Encapsulation Part 1: Overview

Encapsulation is one of the four major principles of object-oriented programming (the others are abstraction, inheritance and polymorphism which I might cover in a later post). The basic idea behind encapsulation is to provide access to data while still hiding or protecting it. In this series of blog posts, I’ll show how this is done; this post will describe the basic idea and provide an example, next post will have a more generic collection and a variant with pagination and the third post in this series will show a clever way of encapsulating objects.

Before I show how this is done, a sensible question might be:

Why would anyone want to do this?

Someone asking a sensible question

The main reason is to protect data but the technique also provides a couple of other advantages. By “protect the data” I mean that no-one can alter it without the developer knowing about it. So, for example, you could have a number in your code, but as a normal number, it can be easily corrupted or increased by too much. A simple object to protect the number might look something like this:

function makeCounter() {

    'use strict';

    var number = 0;

    return {

        increase: function () {
            number += 1;
        },

        decrease: function () {
            number -= 1;
        },

        getNumber: function () {
            return number;
        }

    };

}

This is essentially the same as the privilaged method)

Now your number can be increased or decreased by one but not two and it can’t be accidentally set to a string. You can do the same thing with any data structure: booleans, strings … or arrays …

Consider the following challenge: you need to keep track of the scores from a game, at any time you will need to know the highest, lowest and average score. A naive programmer might think:

I’ll just keep the scores in an array!

Naive programmer

This is the core of the solution, but not the complete one. The naive programmer is probably thinking of code like this:

var scores = [];

// As a result is found
scores.push(result);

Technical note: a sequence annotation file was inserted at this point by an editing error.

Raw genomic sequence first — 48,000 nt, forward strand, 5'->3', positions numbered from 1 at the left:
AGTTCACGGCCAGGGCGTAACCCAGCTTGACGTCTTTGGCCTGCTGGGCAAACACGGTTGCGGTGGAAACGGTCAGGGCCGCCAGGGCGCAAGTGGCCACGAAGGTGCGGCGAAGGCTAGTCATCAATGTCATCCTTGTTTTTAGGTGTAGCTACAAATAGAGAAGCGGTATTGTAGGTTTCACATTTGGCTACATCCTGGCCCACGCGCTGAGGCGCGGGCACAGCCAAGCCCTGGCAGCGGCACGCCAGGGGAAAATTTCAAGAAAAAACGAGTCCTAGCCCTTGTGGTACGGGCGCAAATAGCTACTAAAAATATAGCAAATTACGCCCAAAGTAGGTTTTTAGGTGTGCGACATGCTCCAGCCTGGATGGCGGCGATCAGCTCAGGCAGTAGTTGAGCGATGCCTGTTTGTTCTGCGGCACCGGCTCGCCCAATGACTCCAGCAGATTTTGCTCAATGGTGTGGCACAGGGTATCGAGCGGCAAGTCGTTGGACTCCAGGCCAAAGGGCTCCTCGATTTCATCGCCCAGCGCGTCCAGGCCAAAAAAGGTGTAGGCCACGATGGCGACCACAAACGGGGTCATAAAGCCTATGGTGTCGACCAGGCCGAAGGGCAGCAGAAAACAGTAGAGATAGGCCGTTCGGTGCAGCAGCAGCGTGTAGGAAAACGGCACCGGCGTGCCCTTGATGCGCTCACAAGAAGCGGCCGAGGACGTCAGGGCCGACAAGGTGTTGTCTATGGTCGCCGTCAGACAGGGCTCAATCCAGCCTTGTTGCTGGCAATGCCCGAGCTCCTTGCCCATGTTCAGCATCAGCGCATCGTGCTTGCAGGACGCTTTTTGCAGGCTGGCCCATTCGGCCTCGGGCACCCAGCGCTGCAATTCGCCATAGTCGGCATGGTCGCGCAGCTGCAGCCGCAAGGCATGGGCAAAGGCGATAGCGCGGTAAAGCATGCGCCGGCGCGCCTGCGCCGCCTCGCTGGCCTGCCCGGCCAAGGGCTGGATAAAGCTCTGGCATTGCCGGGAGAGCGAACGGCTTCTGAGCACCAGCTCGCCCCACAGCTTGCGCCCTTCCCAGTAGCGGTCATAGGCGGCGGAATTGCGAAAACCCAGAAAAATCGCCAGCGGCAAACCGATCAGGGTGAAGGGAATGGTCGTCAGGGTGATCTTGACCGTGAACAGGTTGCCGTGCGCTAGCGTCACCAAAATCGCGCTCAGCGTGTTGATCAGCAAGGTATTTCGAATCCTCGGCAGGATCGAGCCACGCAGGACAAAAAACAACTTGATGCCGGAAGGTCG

This is a logical approach, but the scores variable is exposed. We can easily change it (and by “we” I mean some other developer who didn’t realise that they weren’t supposed to change it). Let’s assume that the other developer wants the most recent result for some reason, but accidently writes this:

// scores -> [100, 200, 150, 300]
var mostRecent = scores.pop();
// mostRecent -> 300
// scores -> [100, 200, 150]

This changes the maximum and the average and removes a result from the scores – that wasn’t supposed to happen. Since you (the original developer) weren’t expecting the length of the scores to reduce, it’s possible that there’s code in the game that assumes the number of results will never reduce. Here’s another frustratingly common scenario:

scores.push('300');

Now the scores contains a string when it was supposed to only contain numbers. In JavaScript, the plus operator (+) is overloaded so it will add numbers and concatenate strings. This isn’t a problem if you know you’re always dealing with one or the other, but can you imagine trying to work out the average by adding together the values before dividing by the number of results?

// scores -> [100, 200, 150, '300']

function deriveAverage() {

    var total = 0;
    var average = 0;

    if (scores.length) {

        scores.forEach(function (result) {
            total += result;
        });

        average = total / scores.length;

    }

    return average;

}

var average = deriveAverage();
// Expected: 187.5
// Actual: 112575

Would your code be smart enough to notice that? the deriveAverage function is still returning number, it’s just considerably different from our expectations. Sure, you could coerce the results in deriveAverage so they’re always numbers, you could check that the average is between the maximum and minimum scores, but doesn’t that sound messy to you?

Encapsulation to the Rescue